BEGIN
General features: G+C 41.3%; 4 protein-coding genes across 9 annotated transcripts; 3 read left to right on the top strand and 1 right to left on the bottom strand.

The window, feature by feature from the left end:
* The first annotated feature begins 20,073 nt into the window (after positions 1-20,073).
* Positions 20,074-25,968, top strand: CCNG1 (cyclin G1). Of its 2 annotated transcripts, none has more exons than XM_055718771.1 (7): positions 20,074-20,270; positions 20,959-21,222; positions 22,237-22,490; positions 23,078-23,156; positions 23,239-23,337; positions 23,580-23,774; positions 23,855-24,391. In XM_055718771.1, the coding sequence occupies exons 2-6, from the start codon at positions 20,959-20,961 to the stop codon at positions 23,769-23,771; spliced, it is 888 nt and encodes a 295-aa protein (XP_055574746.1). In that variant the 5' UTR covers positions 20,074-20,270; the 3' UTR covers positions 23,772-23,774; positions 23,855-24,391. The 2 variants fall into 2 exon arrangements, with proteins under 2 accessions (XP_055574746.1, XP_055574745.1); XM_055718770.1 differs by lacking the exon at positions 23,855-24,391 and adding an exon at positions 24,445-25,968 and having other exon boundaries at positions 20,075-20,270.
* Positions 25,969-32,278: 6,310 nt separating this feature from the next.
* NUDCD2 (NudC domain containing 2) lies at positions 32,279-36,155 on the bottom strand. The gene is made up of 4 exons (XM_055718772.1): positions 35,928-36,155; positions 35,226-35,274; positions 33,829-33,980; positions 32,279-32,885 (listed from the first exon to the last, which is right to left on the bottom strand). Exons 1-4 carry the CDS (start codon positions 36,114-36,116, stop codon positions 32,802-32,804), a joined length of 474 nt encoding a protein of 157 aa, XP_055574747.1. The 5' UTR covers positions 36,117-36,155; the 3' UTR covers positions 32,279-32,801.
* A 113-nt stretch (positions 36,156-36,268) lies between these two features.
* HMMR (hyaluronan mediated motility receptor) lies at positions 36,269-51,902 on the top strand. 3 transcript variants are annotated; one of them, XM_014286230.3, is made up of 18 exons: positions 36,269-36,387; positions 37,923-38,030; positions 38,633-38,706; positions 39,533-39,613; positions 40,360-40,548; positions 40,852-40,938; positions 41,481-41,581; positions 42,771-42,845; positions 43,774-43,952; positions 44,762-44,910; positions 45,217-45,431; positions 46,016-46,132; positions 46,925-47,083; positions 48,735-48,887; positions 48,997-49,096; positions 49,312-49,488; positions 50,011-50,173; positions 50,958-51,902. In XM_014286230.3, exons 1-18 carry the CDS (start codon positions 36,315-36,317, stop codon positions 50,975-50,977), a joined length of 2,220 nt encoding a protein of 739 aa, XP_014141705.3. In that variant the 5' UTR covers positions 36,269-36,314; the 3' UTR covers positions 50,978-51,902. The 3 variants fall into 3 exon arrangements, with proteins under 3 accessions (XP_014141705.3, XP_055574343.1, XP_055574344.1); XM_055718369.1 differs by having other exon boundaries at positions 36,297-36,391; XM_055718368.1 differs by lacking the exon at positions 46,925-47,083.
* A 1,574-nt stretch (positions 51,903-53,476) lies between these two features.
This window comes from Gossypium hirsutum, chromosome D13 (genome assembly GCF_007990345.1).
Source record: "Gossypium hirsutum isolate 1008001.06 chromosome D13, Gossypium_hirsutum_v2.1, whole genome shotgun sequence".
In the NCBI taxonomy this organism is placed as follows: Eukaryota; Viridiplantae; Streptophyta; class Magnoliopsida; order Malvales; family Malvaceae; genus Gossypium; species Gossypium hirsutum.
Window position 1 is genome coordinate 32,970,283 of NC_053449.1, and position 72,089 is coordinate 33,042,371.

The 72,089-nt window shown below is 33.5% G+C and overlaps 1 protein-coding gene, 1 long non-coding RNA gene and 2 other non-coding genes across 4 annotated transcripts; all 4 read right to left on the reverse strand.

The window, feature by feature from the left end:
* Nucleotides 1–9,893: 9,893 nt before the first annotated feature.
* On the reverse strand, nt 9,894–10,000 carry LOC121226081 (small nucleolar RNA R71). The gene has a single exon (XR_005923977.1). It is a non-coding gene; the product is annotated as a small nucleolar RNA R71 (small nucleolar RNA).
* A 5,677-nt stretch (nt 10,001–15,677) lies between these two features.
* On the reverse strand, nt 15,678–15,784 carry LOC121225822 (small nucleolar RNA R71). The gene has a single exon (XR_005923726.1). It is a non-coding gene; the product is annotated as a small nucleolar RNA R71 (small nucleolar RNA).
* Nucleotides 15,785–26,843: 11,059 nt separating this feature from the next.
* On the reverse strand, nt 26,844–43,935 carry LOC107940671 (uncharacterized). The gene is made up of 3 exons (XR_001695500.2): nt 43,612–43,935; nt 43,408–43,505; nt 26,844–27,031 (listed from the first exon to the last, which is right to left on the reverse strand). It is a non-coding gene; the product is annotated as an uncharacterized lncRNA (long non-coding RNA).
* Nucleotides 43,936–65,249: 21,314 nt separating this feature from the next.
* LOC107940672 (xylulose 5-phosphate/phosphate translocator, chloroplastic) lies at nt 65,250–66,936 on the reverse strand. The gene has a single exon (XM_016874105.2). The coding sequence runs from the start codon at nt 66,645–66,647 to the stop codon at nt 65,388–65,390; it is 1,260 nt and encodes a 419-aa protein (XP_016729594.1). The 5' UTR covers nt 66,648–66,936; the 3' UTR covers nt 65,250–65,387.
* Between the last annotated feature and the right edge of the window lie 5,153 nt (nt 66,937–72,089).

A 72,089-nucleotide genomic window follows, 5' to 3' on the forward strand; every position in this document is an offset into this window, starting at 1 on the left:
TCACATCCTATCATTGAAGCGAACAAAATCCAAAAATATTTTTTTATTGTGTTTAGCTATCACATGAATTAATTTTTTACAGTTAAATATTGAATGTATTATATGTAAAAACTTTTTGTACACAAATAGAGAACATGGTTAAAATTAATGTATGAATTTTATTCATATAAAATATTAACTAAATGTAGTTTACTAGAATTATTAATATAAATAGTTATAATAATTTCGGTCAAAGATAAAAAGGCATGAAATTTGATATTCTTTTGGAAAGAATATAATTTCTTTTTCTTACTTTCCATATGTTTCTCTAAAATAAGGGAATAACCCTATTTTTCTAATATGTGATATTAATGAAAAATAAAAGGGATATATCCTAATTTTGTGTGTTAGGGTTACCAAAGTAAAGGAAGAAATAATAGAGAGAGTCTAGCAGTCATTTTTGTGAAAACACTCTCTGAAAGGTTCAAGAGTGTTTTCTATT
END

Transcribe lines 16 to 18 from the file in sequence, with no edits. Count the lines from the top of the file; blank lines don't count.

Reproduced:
* Nucleotides 1–9,893: 9,893 nt before the first annotated feature.
* On the reverse strand, nt 9,894–10,000 carry LOC121226081 (small nucleolar RNA R71). The gene has a single exon (XR_005923977.1). It is a non-coding gene; the product is annotated as a small nucleolar RNA R71 (small nucleolar RNA).
* A 5,677-nt stretch (nt 10,001–15,677) lies between these two features.